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Hydrael

How to determine if a plane is occluded

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Hello everyone, I've recently added some water to my terrain engine. I've used Michael Horsch's water shader which is, from what I can see, somewhat based on Yann L's article in theory. Works and looks pretty fine. But like it always is, a problem came up - the water eats up my framerate big time due to the two additional renderpasses I need for reflection and refraction texture. At the moment I'm using one superlarge groundwater plane (quad) which is just as large as my terrain. Wherever the terrain is lower than the groundwater level, the water becomes visible. That means, it could be possible, that for example only a small lake will be visible within the whole terrain - but I will go through the water rendering routine every frame anyway, no matter if the water is visible or not (see this screenshot). Since the water plane will basically always be within the view frustum, I can't use my standard frustum culling algorithm to not render water wherever it's not visible - I have to test whether the terrain is lower that the groundwater level at any point within the view frustum and only then generate the reflection/refraction texture. Unfortunatly I don't have any clue how I could do that. Can anyone help? Another thing I'd like to ask: A few days ago a friend of mine showed me the Earth 2160 Terrain Editor. Within that editor, it is possible to add several water planes at different heights with full reflection and refraction - and the framerate basically stays the same. Does anyone know how they do that? Thanks for any hints in advance Greets Chris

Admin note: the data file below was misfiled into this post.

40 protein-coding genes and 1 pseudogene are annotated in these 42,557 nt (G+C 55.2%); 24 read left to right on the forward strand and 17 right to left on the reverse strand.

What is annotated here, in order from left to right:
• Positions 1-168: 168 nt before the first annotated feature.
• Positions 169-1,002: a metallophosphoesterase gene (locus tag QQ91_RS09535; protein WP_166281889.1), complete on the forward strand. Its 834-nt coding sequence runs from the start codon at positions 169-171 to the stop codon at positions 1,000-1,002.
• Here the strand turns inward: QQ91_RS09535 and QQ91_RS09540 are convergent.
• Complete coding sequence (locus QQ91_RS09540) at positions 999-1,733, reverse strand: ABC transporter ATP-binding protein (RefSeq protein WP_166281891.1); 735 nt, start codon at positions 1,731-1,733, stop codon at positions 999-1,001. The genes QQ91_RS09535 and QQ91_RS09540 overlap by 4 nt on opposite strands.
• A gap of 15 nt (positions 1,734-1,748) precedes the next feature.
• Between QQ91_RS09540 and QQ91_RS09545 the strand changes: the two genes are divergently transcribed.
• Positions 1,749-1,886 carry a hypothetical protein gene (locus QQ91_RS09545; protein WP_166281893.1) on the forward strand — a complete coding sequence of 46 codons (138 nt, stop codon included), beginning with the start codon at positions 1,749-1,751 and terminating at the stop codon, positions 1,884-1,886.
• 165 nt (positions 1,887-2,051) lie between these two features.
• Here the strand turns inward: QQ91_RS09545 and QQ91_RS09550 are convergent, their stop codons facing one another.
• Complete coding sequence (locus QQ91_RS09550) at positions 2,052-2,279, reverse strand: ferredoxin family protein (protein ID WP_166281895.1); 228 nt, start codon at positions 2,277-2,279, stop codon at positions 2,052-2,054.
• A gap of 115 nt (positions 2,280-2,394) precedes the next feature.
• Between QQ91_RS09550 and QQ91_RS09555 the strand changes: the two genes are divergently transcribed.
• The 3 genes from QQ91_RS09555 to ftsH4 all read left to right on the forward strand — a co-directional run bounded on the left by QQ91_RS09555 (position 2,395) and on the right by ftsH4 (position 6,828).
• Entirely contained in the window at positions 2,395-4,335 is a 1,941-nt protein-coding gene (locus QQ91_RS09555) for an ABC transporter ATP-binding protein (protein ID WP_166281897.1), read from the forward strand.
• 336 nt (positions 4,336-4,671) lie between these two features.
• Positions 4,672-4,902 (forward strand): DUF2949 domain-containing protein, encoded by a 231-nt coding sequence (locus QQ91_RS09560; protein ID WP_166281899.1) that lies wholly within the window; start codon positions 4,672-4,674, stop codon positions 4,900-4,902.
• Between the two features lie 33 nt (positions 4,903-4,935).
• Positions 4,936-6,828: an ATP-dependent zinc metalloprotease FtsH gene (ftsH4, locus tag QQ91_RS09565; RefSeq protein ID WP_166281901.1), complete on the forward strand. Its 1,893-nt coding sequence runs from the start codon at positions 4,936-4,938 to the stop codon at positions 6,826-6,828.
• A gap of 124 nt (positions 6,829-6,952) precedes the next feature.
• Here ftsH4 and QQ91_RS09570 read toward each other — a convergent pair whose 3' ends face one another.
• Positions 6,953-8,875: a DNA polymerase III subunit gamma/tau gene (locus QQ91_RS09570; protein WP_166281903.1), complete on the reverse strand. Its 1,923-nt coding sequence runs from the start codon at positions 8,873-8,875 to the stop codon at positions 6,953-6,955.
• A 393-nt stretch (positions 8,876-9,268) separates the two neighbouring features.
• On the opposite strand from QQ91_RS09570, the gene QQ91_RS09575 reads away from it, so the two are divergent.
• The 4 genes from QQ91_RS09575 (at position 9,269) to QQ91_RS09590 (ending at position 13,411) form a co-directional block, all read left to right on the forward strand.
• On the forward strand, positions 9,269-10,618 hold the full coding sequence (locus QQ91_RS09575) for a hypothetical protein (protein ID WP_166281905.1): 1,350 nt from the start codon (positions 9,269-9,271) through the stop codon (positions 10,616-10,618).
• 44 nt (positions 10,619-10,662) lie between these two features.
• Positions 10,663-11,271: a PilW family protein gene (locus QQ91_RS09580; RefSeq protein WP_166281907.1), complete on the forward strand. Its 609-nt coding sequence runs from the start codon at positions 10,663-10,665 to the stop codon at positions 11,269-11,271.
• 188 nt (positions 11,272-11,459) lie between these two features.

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instead of having a universal water plane you can define smaller water areas throughout the map, test them against the frustum, and do the render to texture passes only if you need to. Keep in mind that for every water area that is visible with a different height, you will need another 2 render to texture passes, so set up your world wisely to minimize this. Chances are you are extremely fill rate limited right now. Make sure you are taking advantage of early z culling, basically don't reference the depth buffer anywhere in your water shaders. It may also be possible to take advantage of the stencil buffer in the render to texture passes to improve the frame rate, but I'd have to think about that one more.

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